Articles (in reverse chronological order)

The WNC Mounds and Towns project


Western North Carolina is home to a long and rich history of human settlement, including Native American populations that thrived in the area before settlement by European and American farmers. Driving along Highway 441 from Dillard, Georgia, to Dillsboro, North Carolina, you follow the same route through the Cherokee Middle Towns that the English naturalist William Bartram took on the eve of the American Revolution.

Coweeta LTER partners with local teachers


This summer, three local teachers got the unique opportunity to participate in and document research being conducted at the Coweeta Hydrologic Laboratory, thanks to a Research Experience for Teachers (RET) grant from the National Science Foundation and support from the Coweeta Long Term Ecological Research (LTER) program.

What are all those UGA trucks doing on the side of the road?


During one of the Coweeta Listening Project’s first community discussions with the Cowee Community Club, someone asked, “What the heck are you doing out in the streams and why are your trucks always parked on the side of the road?” To answer that question, we asked University of Georgia geography professor David Leigh to share his experiences of working with the Coweeta Long- Term Ecological Research Program (LTER) for more than a decade.

Slope mapping, LiDAR data, and Macon County


In light of recent community discussions about regulating development on steep slopes, it is worth mentioning that Coweeta LTER researchers have increasingly begun to consider the scientific importance of landslides. Some of the recent debates about landslides and slope topography have related to the North Carolina Geological Survey’s (NCGS) maps. Many map-related technical questions have been raised in this newspaper, at planning meetings and elsewhere.

The Southern Appalachian 'Ring of Asphalt' and climate change?


The built environment represents one mechanism by which anthropogenic (human-induced) activities alter the Earth. Over the past few decades, interest in the feedbacks between human activity and climate has been focused on global and hemispheric scales. Recently, researchers at the University of Georgia associated with the Coweeta LTER  have investigated how different climate change scenarios will affect counties in the southeastern United States.
 

The science of steep slope movements


The topic of a proposed Steep Slope Ordinance for Macon County has been in this paper often recently. While these ordinances are common in other parts of the US, the articles reveal a number of important questions that the people of Macon County are asking such as: “Why do we need this ordinance?” “How does development cause landslides?” “Who does this ordinance really serve?” In this column, we hope that we can offer some basic science about landslides to help inform residents of Macon County about the ecological science related to these questions.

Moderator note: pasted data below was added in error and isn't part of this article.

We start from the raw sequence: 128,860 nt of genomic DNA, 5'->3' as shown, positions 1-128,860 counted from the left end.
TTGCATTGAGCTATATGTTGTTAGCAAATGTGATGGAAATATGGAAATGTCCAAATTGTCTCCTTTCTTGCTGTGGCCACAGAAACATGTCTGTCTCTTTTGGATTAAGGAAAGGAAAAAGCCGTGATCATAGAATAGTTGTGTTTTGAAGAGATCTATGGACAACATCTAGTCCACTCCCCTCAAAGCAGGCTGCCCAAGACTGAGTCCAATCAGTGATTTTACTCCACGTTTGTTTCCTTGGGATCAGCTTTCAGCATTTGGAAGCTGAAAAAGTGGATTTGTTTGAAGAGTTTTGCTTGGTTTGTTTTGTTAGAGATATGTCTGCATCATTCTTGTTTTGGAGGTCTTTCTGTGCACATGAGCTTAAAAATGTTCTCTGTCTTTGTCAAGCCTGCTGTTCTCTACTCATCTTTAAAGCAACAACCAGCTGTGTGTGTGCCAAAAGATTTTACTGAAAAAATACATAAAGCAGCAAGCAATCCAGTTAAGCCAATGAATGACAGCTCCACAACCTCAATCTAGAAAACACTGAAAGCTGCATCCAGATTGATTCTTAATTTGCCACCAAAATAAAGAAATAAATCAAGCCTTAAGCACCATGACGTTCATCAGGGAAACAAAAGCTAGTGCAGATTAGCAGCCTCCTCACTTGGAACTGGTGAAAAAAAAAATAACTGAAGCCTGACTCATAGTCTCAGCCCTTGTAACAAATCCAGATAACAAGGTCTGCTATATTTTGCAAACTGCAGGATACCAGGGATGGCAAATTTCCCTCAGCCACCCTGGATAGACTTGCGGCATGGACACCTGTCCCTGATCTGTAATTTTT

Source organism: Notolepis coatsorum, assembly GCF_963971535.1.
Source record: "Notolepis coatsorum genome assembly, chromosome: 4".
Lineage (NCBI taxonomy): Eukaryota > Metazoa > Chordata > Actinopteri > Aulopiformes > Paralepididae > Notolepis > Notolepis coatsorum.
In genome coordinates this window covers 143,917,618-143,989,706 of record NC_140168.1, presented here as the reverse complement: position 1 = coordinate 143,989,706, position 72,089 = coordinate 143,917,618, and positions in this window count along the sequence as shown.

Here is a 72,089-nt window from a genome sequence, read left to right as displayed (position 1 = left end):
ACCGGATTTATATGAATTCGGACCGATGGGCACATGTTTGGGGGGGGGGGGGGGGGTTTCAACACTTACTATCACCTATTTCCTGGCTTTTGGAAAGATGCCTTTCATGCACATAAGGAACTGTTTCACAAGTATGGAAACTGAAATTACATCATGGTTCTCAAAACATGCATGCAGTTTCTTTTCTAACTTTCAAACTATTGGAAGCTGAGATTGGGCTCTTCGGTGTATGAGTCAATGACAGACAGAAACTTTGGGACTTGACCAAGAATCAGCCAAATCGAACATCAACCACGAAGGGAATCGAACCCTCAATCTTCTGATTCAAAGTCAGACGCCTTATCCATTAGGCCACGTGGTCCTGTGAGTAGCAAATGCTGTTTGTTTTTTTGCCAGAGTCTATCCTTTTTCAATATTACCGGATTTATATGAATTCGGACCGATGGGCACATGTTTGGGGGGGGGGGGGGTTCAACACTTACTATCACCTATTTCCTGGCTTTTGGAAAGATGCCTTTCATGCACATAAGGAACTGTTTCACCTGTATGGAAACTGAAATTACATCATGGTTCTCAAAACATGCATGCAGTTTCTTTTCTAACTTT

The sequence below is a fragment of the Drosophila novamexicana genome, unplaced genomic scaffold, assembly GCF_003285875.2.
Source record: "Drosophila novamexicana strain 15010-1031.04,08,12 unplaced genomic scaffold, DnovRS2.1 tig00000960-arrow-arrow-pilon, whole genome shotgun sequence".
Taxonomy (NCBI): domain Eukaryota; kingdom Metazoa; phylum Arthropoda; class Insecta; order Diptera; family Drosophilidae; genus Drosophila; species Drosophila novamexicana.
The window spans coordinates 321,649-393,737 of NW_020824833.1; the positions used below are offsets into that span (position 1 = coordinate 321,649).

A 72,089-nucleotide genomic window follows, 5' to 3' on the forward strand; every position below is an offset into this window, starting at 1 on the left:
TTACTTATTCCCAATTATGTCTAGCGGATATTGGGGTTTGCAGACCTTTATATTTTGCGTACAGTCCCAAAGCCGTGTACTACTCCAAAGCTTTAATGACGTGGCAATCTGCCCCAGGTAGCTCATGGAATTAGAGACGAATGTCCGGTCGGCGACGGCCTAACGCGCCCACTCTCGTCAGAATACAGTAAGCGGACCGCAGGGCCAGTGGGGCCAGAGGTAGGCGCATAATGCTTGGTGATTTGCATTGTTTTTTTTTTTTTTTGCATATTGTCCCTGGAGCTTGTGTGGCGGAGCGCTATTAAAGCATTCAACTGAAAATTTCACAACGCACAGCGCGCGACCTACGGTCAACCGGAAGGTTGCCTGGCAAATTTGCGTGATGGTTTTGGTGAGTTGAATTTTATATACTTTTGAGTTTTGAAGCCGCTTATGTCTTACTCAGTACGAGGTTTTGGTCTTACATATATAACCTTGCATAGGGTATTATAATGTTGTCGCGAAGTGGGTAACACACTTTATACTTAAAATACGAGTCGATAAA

The importance of riparian land use decisions


This article is a continuation of our last article that focused on the important functions of riparian vegetation for streams and rivers throughout Southern Appalachia, such as filtering sediment, providing shade, removing excess nitrogen, helping prevent erosion, and providing habitat for aquatic animals.

The importance of riparian vegetation


Do you remember the moment when you caught your first fish? Perhaps you were standing knee deep in a river, but more likely you were standing on the bank, your feet rubbing against the short grass, your toes comfortably rubbing the stubby vegetation. Well, for scientists studying river banks, that stubby vegetation is called “riparian.”

Ozone and Air Quality in the Southern Appalachians


(Editor’s note: The last column in this series began a discussion on air pollution  in the mountains.)  

The National Park Service reports that  the Great Smoky Mountains National Park  has some of the worst air quality of any of  the parks that they monitor. Several different  types of pollutants contribute to this  poor air quality, including acidic deposition  of sulfur and nitrogen, ozone, and haze  causing particles; this column will focus specifically on ozone. 

Acid Rain and Air Quality in the Appalachians


Air pollution in the mountains can generally  be grouped into three categories: nitrogen  and sulfur, ozone, and haze. These  pollutants can contribute to a long list of  problems including but not limited to damage  to vegetation, acidification of streams,  and damage to human health. The next two  columns will explore the different airborne  pollutants and their effects on the local  ecosystem, beginning with sulfur and nitrogen  deposition.

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